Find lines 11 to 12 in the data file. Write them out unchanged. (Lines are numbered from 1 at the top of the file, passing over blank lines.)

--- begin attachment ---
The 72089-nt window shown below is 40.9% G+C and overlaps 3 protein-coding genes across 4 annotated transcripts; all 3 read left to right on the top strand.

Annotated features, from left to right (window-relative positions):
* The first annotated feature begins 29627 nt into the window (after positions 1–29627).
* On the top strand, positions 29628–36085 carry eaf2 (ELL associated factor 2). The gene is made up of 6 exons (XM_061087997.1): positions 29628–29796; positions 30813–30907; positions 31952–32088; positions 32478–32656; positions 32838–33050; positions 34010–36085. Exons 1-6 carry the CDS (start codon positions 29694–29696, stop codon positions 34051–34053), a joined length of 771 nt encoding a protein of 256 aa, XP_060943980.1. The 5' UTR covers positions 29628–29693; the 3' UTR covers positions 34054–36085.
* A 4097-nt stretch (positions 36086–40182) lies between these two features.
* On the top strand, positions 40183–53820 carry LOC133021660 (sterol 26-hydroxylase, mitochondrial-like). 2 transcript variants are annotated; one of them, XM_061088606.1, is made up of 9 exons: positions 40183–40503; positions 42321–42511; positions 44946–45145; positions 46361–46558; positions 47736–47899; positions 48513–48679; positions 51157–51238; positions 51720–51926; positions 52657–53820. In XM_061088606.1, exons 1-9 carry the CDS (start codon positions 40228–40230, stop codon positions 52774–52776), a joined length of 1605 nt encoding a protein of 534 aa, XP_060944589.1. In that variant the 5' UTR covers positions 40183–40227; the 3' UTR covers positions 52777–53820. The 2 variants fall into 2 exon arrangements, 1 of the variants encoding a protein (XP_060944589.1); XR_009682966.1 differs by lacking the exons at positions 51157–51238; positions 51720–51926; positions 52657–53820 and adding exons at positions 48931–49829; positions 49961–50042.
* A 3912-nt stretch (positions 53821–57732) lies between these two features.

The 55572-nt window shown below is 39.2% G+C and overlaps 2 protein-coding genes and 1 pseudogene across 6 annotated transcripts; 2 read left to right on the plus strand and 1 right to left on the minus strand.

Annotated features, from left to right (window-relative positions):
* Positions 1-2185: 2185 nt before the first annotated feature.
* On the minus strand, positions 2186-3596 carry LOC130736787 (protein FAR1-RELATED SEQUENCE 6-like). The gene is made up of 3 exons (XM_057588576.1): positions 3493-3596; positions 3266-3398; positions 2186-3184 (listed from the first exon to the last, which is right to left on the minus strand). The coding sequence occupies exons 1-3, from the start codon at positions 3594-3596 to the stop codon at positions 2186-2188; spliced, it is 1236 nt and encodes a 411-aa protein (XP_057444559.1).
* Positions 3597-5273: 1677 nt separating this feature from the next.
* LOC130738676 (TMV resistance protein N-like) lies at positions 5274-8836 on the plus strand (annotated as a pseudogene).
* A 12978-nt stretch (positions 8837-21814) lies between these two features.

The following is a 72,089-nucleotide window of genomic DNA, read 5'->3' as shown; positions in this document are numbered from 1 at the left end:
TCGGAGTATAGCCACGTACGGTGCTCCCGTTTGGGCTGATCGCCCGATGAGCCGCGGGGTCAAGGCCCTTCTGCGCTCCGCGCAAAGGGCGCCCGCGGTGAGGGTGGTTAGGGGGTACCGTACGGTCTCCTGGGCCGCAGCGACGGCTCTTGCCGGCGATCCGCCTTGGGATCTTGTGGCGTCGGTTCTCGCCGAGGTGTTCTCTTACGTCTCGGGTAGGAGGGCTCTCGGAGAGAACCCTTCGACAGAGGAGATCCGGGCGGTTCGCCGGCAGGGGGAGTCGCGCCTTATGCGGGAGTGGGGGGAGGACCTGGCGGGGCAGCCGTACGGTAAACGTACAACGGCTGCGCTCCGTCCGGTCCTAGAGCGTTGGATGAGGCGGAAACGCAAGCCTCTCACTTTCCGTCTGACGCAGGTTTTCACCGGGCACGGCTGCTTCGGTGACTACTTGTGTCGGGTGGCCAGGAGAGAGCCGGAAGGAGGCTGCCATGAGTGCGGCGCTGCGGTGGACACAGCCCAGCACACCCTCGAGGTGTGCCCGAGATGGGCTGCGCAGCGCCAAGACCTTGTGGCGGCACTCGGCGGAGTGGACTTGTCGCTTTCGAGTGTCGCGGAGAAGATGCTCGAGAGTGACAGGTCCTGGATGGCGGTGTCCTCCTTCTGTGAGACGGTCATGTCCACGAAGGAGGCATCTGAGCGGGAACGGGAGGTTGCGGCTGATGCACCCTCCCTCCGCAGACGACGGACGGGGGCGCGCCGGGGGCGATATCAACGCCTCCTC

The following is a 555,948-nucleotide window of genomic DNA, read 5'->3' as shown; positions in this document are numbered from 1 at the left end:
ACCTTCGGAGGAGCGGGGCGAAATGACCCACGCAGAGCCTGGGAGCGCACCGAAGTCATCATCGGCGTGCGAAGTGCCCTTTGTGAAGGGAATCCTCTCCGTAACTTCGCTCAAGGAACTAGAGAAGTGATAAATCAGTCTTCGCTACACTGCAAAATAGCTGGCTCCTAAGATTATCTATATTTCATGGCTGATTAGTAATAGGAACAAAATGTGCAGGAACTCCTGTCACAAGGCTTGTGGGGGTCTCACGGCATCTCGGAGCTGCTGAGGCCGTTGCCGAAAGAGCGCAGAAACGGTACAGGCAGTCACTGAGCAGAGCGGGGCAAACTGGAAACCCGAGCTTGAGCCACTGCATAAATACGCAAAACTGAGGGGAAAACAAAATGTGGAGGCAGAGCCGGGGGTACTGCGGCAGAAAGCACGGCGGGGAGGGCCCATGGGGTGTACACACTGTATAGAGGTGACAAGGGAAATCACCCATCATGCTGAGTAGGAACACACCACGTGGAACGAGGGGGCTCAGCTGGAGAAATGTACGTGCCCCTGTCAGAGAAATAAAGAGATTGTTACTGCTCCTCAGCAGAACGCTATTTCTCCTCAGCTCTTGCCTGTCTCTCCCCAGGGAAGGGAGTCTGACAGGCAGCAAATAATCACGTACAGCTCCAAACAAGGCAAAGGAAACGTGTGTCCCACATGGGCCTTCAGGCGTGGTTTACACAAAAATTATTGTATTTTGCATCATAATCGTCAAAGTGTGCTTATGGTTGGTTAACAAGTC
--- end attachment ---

* On the minus strand, positions 2186-3596 carry LOC130736787 (protein FAR1-RELATED SEQUENCE 6-like). The gene is made up of 3 exons (XM_057588576.1): positions 3493-3596; positions 3266-3398; positions 2186-3184 (listed from the first exon to the last, which is right to left on the minus strand). The coding sequence occupies exons 1-3, from the start codon at positions 3594-3596 to the stop codon at positions 2186-2188; spliced, it is 1236 nt and encodes a 411-aa protein (XP_057444559.1).
* Positions 3597-5273: 1677 nt separating this feature from the next.